Thomas Henry Palmer
1st Battalion Dorsetshire Regiment
Thomas Henry Palmer’s home address was 98, Pitcroft Avenue, Reading. He is commemorated on a his family’s grave. His father was James Palmer, a railway clerk and his mother Rosalind Palmer. The 1911 census indicates that Rosalind had borne nine children although only four servived. A daughter Rosalind May Keys, her husband Herbert and son Charles were living with the Palmer family. Thomas’s two sisters Alice and Bessie were also living in the family home. Thomas enlisted on 27July 1914, some days before the official declaration of war. Perhaphs with the intention of making acareer change. He was almost 24 years old. He joined the Dorset Regiment on 7 August and he was posted on active service overseas in October 1914. His service record on Ancestry UK indicates that his occupation was that of a fitter and turner. Thomas had served in the 1st/4th Royal Berkshire Regiment (Territorial Force) before the enlisting in the Dorset Regiment. His mother Rosilind is given as his nextof kin in the service record and it was she who received his medals and personal effects upon his death. Thomas Palmer was killed in action on the 26th April 1915. He is buried at White House Cemetery, St. Jean-les-Ypres, location IV. A.42.
Although the commemoration on the kerbs states killed in action in France, Thomas is actually buried in Belgium. The “White House” was on the Ypres road, between St. Jean and the bridge over the Bellewaardbeek. The cemetery was begun in March, 1915, and used until April, 1918, by units holding this part of the line. Originally it contained Plots I and II; but after the Armistice these Plots were completed, and III and IV added, by the concentration of graves from the battlefields round Ypres and from smaller burial grounds. Thomas Palmer’s service record states that he died from the effects of a gunshot wound. It is probable that his body was brought to the White House Cemetery from a smaller burial ground belonging to a casualty clearing station after the Armistice .
The Second Battle of Ypres had begun on 22nd April 1915. The Germans used poison gas for the first time during the next week. On 26th April the British launched counter attacks against the Germans south-east of Pilckem and towards St. Julien. The efforts came to naught with the British incurring 4,000 casualties during the day as they faced the superior German machine guns and artillery. Thomas Palmer is believed to have been a casualty of the fighting which took place in the area.
Lance Corporal 13156
“B” Company 8th Battalion Royal Berkshire Regiment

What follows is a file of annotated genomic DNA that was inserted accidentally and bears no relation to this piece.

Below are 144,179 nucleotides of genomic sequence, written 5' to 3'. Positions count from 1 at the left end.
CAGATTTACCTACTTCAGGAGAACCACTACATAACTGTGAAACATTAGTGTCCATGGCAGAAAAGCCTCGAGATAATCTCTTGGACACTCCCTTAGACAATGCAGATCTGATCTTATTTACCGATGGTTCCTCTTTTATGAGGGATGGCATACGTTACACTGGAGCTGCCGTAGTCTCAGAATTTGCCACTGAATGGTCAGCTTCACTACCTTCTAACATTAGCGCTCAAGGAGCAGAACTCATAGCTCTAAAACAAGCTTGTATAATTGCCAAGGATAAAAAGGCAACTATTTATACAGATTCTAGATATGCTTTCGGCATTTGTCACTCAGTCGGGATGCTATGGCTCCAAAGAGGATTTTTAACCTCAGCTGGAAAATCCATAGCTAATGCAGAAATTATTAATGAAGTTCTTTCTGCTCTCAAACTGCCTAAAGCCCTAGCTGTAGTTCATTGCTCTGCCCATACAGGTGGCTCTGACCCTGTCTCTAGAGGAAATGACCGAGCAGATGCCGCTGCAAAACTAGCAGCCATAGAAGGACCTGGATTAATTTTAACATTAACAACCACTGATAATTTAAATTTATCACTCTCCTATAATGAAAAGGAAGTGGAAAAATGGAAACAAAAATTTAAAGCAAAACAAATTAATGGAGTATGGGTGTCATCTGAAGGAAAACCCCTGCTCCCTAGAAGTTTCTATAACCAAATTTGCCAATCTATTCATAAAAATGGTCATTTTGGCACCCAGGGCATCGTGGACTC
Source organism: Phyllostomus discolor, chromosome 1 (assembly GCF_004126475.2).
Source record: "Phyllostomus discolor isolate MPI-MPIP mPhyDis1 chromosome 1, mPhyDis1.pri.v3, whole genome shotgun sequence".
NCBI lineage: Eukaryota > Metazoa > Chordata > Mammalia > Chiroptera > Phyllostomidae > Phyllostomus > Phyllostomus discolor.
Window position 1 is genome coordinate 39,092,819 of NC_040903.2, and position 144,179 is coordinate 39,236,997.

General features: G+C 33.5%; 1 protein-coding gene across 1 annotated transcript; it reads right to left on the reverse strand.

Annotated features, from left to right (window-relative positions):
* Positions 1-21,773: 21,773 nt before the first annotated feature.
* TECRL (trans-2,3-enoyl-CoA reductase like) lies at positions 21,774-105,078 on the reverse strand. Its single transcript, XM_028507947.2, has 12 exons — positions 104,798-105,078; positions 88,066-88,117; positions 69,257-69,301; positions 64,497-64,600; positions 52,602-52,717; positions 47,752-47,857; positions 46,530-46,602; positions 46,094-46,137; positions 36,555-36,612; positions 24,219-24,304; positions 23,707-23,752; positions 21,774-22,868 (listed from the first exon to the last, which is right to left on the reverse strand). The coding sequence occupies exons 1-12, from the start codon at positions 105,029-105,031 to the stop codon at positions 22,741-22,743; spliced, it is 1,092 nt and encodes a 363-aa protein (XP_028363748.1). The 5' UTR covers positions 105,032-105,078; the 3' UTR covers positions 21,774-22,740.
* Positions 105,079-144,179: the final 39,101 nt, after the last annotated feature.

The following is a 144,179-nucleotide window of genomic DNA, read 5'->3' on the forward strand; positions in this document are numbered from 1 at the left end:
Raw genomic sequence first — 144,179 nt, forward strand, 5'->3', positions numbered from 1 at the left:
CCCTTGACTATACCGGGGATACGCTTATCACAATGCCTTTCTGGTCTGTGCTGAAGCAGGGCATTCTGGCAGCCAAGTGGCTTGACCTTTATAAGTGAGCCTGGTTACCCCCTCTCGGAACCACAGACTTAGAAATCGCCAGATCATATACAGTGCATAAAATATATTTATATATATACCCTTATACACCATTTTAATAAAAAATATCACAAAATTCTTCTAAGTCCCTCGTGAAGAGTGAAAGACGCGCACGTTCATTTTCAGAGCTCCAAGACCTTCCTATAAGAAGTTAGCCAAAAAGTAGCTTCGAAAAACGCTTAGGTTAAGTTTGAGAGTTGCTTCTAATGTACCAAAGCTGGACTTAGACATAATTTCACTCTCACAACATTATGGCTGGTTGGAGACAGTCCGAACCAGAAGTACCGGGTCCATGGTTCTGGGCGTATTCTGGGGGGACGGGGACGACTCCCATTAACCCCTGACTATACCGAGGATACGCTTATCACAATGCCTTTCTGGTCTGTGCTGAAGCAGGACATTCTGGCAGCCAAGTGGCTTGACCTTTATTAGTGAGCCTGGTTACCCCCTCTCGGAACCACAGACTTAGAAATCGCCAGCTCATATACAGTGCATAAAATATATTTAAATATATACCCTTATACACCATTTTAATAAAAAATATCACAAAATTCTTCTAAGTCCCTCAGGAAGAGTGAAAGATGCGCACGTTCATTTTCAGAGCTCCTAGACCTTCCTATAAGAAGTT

Charles Palmer was the son of William and Ellen Palmer, of 22, St. John’s Street, Reading. He is commemorated on his parents grave, the inscription is very indistinct, many of the lead letters are missing. His name appears on the Loos Memorial to the Missing. Panel 93 – 95. He died on 25th September 1915, the first day of the battle, aged 19. He was educated at Christ Church School and employed by Messes Knil and Co. for four years. He was one of the first to enlist in Lord Kitchener’s New Army.
In “Responding to the Call” by Colin Fox et al a detailed account of the battle which started September 25th 1915 is given. Training and rehearsals for the battle by the 8th Battalion had included bomb throwing “with live bombs” and preparations were made for the discharge of chlorine gas which the British Army used for the first time, some six months after the Germans first gas attack.
The order to “stand to” had been given at 3.30am and fix bayonets at 6am. Immediately a bombardment of the enemy trenches began and a release of gas and smoke. In the copses of La Haie and Bois Carré, in front of the attacking 8th Royal Berkshires and the 10th Gloucesters, the Germans had set up machine guns which caused many casualties in the attack across No Man’s Land. Eventually the 8th Battalion captured La Haie and had advanced 400 yards from their starting point. In a second charge the third line, at Gun Trench, was reached by 8.00am and the advance was now 1,200 yards. The final objective was to be Hulluch village but there was strong German resistance and eventually the 8th Battalion pulled back to form a line in Gun Trench. In “Responding to the Call” (page 48) Chapman states that Charles Palmer was amongst the first to fall as the 8th Battalion lead the attack, his body was never found. Charles Palmer had been with a small group of Reading men who had trained and worked together for almost a year. Only two of the group escaped death or injury. Casualties among the men were recorded as 56 killed, 176 wounded and 268 missing.
Sapper 92876 213th Army Troops Company
Frederick Palmer, was the son of Frederick Joseph and Fanny Jane Palmer, of 30, Cardigan Gardens, Reading. The 1901 census indcates that his father was a breadmaker at Huntley and Palmer’s biscuit factory. Frederick has a sister who wasayear older than him called Ethel.
Frederick Palmer died on 2nd April 1918, aged 22. He is buried in the St. Sever Cemetery Extension, Rouen. Location P.IX.M.13A.
It is likely that Frederick Palmer died of wounds as this was the main burial place for the dead of the Military hospitals in Rouen.